RMIT University, Melbourne Australia.
    Olafur Eliasson and the Circulation of Affects and Percepts: In Conversation2008In: Architectural Design, ISSN 0003-8504, E-ISSN 1554-2769, p. 30-35Article in journal (Refereed)
    Abstract [en]

    The work of Danish-Icelandic artist, Olafur Eliasson is suffused with an internal atmospheric that profoundly impacts upon the experience of those who apprehend his projects. Through an array of manufactured weather conditions, wild and moody landscapes improbably enter the framed interiors that he creates. Eliasson’s atmospheric works have become increasingly compelling for interior and architectural designers alike as he activates a mobile circulation of affects and percepts creating an intimate relay between the artwork and those who enter into a zone of indiscernibility with the work. Through the manipulation of the colour, transparency, and reflection of light, Eliasson dissolves the material of interior space into the immaterial qualia of atmosphere and captures the fragile visitor in this embrace. Here I hope to go in search of a tentative theory of affect for the artist’s work in order to discover how he has enacted the mutual transformation of space, time and inhabitant. The immaterial materials of atmosphere that Eliasson manipulates move beyond mere surface effect and open up the possibility of new forms of sociality. This brief essay will recount a collective conversation that erupted in the midst of a midsummer forum held at Studio Olafur Eliasson, next to the Hamburger Bahnhof, a reputable museum of contemporary art in Berlin. The leitmotifs of the longest day of the year included temporality, or the inexorable sensation of the passing of time; the status of reality; objecthood, specifically the place of the art-object in contemporary art, but also the medium of the model or maquette; and the perception of colour and light, for example, in the phenomenon of the after-image. The event was named: Life in Space, and was attended by a series of culinary delights that culminated in a BBQ to which all the family was invited.

  • 9. Frichot, Hélène
    Sangeeta Sandrasegar2004In: New04 / [ed] Juliana Engberg, Melbourne: Australian Centre for Contemporary Art , 2004, Vol. March, p. 63-Chapter in book (Other academic)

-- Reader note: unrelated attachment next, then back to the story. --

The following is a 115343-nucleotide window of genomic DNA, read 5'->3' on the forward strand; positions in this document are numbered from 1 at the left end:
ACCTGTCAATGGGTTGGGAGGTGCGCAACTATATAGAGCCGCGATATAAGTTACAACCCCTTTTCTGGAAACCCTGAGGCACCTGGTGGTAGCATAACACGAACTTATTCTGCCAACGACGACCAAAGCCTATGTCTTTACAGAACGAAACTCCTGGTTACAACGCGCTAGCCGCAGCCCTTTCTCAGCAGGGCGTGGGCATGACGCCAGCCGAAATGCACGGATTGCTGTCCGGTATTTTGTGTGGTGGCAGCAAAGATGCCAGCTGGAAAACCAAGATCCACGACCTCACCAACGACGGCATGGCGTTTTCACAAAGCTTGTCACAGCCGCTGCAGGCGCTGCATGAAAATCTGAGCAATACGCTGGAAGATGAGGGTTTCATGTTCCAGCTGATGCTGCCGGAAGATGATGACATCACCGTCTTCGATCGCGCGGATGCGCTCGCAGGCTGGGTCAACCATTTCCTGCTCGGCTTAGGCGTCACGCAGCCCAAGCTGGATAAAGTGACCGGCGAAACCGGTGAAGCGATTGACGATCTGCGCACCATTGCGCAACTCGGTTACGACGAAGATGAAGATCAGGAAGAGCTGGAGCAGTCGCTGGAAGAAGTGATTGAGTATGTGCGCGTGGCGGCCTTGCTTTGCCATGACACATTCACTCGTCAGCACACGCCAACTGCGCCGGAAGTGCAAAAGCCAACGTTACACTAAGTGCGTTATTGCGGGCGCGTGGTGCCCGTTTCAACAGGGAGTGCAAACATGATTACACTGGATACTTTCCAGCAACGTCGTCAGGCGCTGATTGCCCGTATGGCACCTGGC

• 10.
    Frichot, Hélène
    KTH, School of Architecture and the Built Environment (ABE).
    Simone Slee, On2003In: Melbourne International Arts Festival: Visual Arts Program, p. 26-31Article in journal (Other academic)
  • 11. Frichot, Hélène
    Your Mobile Expectations2008In: Artichoke, ISSN 1442-0953, Vol. 22, p. 74-75Article in journal (Other academic)
  • 12.
    Gabrielsson, Catharina
    KTH, School of Architecture and the Built Environment (ABE), Architecture.
    Förebyggande2017In: Glas är massa i rörelse / Glass is moving mass / [ed] Axel Andersson, Stockholm: Konstfrämjandet , 2017, p. 195-201Chapter in book (Other academic)
  • 13.
    Grillner, Katja
    KTH, School of Architecture and the Built Environment (ABE), Architecture, Critical Studies in Architecture.
    Att drömma om regnbågens slut och horisontens faktiska vara.1996In: Arkitektur, Vol. 1996:2, s. 49-51 : ill.Article in journal (Refereed)
  • 14.
    Grillner, Katja
    KTH, School of Architecture and the Built Environment (ABE), Architecture, Critical Studies in Architecture.
    När arkitektur är arkitektur är arkitektur konst2001In: Det transparenta huset: Om glas och ljus i konst och arkitektur ... / [ed] Tomas Lauri, Stockholm: Statens konstråd , 2001Chapter in book (Other academic)